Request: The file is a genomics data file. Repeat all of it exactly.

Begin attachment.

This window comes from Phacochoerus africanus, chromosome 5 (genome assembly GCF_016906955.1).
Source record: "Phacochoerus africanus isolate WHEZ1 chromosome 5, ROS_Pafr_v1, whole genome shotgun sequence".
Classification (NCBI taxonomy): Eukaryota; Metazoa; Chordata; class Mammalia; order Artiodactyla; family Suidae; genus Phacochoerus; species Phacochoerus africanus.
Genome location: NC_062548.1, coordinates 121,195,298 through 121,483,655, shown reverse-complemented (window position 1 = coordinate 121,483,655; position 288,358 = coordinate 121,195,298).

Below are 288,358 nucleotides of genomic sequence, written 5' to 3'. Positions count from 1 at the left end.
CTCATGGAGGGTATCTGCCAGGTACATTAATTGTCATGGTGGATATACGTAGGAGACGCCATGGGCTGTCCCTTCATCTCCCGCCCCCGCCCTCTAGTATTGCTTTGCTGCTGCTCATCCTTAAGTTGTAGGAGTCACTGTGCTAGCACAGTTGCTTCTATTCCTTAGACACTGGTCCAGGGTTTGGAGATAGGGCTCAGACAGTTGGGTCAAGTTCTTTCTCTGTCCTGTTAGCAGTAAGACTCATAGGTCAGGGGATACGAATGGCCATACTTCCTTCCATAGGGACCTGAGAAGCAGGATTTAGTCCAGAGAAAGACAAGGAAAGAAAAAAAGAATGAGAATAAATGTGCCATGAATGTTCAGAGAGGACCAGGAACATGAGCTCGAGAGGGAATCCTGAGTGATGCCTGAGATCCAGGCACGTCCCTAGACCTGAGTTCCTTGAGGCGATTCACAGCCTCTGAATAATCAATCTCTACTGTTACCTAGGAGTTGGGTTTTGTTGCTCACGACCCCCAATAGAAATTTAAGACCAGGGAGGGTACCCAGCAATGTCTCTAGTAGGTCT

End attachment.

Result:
This window comes from Phacochoerus africanus, chromosome 5 (genome assembly GCF_016906955.1).
Source record: "Phacochoerus africanus isolate WHEZ1 chromosome 5, ROS_Pafr_v1, whole genome shotgun sequence".
Classification (NCBI taxonomy): Eukaryota; Metazoa; Chordata; class Mammalia; order Artiodactyla; family Suidae; genus Phacochoerus; species Phacochoerus africanus.
Genome location: NC_062548.1, coordinates 121,195,298 through 121,483,655, shown reverse-complemented (window position 1 = coordinate 121,483,655; position 288,358 = coordinate 121,195,298).

Below are 288,358 nucleotides of genomic sequence, written 5' to 3'. Positions count from 1 at the left end.
CTCATGGAGGGTATCTGCCAGGTACATTAATTGTCATGGTGGATATACGTAGGAGACGCCATGGGCTGTCCCTTCATCTCCCGCCCCCGCCCTCTAGTATTGCTTTGCTGCTGCTCATCCTTAAGTTGTAGGAGTCACTGTGCTAGCACAGTTGCTTCTATTCCTTAGACACTGGTCCAGGGTTTGGAGATAGGGCTCAGACAGTTGGGTCAAGTTCTTTCTCTGTCCTGTTAGCAGTAAGACTCATAGGTCAGGGGATACGAATGGCCATACTTCCTTCCATAGGGACCTGAGAAGCAGGATTTAGTCCAGAGAAAGACAAGGAAAGAAAAAAAGAATGAGAATAAATGTGCCATGAATGTTCAGAGAGGACCAGGAACATGAGCTCGAGAGGGAATCCTGAGTGATGCCTGAGATCCAGGCACGTCCCTAGACCTGAGTTCCTTGAGGCGATTCACAGCCTCTGAATAATCAATCTCTACTGTTACCTAGGAGTTGGGTTTTGTTGCTCACGACCCCCAATAGAAATTTAAGACCAGGGAGGGTACCCAGCAATGTCTCTAGTAGGTCT